When cities first came into being, they were either near natural resources, or transport routes, or in an area that might have been easy to defend. Naturally, they evolved over time as infrastructure became necessary to support inhabitants and as populations started to grow.

By CY Kim, SA MD of LG Electronics

In the early 1900s, governments began to plan cities and now, more than 100 years later, architects, town planners and designers are working together to ensure that new cities utilise high-tech materials, sensor networks, energy efficiencies, data integration, clean transport, environmentally sound buildings and aesthetically pleasing designs.

What’s the rush?

The rapidly growing global population and incredibly high levels of economic development has created more consumers than ever before with commensurate increases in demand for energy, food and infrastructure.

There are about 7,4-billion people on our planet, which is four times the number of people in 1900. As the population grows, resources, including water, will become scarce and there will be a mass migration to urban areas.

If city and town planners aren’t prepared, and if current cities aren’t able to adapt, slum-like conditions could occur, especially if cities are already suffering from poor infrastructure. The creation of smarter, eco-friendly communities, which are designed with sustainability in mind, can reduce the ecological impact that a rising population and climate change will have.

When you consider the above, it becomes plainly obvious that the rush to create future cities is justified. Development of such smart cities must begin urgently as they will become critically necessary in the not-too-distant future.

While there are several examples of cities that are adapting in various ways such as providing charging points for electric vehicles and utilising solar power for city lights, there is only one city in the pipeline that seeks to be completely revolutionary in the way it incorporates its vision for the future.

The Public Investment Fund of Saudi Arabia and international investors are committing $500-billion to the development of Neom, a city that will function independently from existing government frameworks with its own taxes, judicial system and labour laws.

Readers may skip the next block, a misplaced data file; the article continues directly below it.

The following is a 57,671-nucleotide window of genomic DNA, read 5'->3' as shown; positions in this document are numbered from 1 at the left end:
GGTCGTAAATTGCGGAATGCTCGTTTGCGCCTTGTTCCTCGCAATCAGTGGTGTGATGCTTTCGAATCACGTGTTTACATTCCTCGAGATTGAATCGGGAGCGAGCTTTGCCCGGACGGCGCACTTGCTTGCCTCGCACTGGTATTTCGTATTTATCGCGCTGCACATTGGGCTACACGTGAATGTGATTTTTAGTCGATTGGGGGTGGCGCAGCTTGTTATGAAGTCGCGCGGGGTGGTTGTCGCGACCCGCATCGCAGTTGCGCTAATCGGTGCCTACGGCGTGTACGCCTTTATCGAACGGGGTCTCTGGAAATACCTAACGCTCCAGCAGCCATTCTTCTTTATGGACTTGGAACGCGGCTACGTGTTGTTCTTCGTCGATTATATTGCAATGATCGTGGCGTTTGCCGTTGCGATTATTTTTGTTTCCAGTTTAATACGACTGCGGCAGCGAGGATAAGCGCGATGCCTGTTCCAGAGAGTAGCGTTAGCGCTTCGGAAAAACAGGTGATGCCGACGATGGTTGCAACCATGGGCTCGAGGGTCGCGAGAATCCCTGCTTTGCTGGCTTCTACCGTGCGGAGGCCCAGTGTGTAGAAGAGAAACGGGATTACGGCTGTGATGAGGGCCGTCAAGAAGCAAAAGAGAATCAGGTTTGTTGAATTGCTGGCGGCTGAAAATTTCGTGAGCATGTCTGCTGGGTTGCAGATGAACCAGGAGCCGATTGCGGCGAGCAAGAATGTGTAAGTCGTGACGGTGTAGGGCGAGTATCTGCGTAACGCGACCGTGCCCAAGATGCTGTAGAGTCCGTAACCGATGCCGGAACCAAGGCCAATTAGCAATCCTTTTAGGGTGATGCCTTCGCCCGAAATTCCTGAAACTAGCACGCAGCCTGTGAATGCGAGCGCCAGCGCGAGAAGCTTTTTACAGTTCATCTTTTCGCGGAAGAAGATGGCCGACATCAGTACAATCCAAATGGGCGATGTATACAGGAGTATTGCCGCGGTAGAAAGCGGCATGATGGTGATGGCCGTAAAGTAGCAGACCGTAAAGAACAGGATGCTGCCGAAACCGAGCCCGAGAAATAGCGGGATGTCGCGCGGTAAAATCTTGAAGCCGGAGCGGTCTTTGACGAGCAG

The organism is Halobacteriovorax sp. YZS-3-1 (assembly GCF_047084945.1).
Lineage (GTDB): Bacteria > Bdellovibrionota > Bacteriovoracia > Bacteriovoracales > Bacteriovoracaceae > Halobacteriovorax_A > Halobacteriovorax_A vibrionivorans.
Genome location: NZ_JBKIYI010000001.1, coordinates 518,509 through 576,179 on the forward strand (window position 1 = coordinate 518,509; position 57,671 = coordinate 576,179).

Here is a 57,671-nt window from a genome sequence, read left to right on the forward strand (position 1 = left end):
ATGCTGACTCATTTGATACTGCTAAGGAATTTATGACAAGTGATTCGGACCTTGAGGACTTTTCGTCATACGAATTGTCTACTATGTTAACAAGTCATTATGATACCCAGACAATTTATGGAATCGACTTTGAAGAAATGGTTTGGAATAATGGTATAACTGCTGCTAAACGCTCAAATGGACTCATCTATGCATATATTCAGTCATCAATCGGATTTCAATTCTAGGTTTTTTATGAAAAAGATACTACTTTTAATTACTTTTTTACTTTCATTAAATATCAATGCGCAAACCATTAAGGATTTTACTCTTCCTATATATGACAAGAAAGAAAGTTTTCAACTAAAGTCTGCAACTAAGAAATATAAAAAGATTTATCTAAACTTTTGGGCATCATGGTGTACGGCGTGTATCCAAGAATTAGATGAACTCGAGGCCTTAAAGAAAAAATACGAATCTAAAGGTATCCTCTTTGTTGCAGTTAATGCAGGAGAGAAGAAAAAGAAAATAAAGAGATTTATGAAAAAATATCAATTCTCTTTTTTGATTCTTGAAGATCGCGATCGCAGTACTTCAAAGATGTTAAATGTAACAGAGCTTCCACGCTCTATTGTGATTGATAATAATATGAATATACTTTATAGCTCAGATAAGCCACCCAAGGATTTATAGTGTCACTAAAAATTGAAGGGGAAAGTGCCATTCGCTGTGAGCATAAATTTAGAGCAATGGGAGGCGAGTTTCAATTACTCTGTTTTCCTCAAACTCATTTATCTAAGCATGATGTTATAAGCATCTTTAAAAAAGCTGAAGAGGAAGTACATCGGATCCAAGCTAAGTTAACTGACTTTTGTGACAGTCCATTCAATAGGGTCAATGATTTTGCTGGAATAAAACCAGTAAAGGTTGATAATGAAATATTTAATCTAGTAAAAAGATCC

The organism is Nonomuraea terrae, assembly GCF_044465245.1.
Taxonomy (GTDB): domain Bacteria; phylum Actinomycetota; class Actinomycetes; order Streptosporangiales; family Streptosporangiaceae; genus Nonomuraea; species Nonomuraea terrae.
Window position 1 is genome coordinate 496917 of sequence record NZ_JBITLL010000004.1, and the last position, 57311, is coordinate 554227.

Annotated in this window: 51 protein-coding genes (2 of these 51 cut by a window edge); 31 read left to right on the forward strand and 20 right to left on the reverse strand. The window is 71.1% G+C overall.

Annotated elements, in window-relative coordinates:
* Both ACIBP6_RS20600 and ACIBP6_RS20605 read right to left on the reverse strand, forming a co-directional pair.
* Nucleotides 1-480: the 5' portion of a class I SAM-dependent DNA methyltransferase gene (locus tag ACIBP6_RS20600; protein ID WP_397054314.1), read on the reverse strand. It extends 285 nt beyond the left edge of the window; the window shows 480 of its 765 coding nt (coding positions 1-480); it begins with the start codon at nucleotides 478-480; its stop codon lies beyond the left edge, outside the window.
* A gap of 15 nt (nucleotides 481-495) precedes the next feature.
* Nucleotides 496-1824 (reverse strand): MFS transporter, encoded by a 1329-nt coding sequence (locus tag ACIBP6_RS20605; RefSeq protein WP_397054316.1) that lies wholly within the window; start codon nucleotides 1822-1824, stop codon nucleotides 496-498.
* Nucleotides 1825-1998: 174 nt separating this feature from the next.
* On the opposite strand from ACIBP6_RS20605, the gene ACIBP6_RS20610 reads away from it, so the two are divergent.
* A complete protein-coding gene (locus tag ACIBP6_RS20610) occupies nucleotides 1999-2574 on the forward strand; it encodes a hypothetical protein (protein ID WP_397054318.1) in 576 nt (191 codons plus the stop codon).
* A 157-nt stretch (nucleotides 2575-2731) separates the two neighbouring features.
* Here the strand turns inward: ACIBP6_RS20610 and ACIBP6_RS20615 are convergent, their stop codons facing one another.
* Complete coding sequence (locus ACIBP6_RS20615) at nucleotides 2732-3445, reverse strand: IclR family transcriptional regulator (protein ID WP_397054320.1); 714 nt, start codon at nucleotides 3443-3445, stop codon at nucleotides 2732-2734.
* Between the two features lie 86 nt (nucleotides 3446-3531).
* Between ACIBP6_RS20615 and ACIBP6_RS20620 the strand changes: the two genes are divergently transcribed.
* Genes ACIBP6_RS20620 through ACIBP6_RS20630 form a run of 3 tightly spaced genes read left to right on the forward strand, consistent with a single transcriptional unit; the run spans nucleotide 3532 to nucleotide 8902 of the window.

Neom will be located in the northwest corner of the Saudi Arabian kingdom and includes land within the Egyptian and Jordanian borders. It will follow an earth-friendly, post-oilsystem with robots performing functions such as security, and it will run on wind and solar power.

The Internet of Things (IoT) enabled devices will be ubiquitous in Neom where there will be all-green transport systems, advanced manufacturing, passenger drones, self-learning traffic systems, solar-powered urban farms and the buildings will have fresh, clean air.

IoT and the smart city

As humanity pushes to develop better living spaces and thedemands that future homes and cities requires increases, LG has developed several technologically-advanced solutions to meet these needs.

Last year, LG launched the ThinQ brand to identify home appliances, consumer electronics and services that use artificial intelligence (AI). LG ThinQ products and services will have the ability to employ deep learning and communicate with one another to make consumers’ lives easier and energy efficient by using AI technologies from other partners as well as LG’s own AI technology, DeepThinQ.

In 2017, LG began including WiFi in its entire line of premium appliances and also opened an AI Lab in Seoul to tie together its AI research in technologies that recognise and learn from voice, video and sensors.

LG’s AI Lab contributed to the development of the world’s first space-learning air conditioner as well as intelligent refrigerators, washing machines and robot vacuum cleaners.Ultimately, ThinQ enables deep learning technology and connectivity across household products, delivering even greater capabilities and convenience.

The introduction of connected heating, ventilation and air conditioning (HVAC), products is part of LG’s “Open partnership, open platform, open connectivity,” strategy and represents an important step in creating a smart home ecosystem with connected products for every room.

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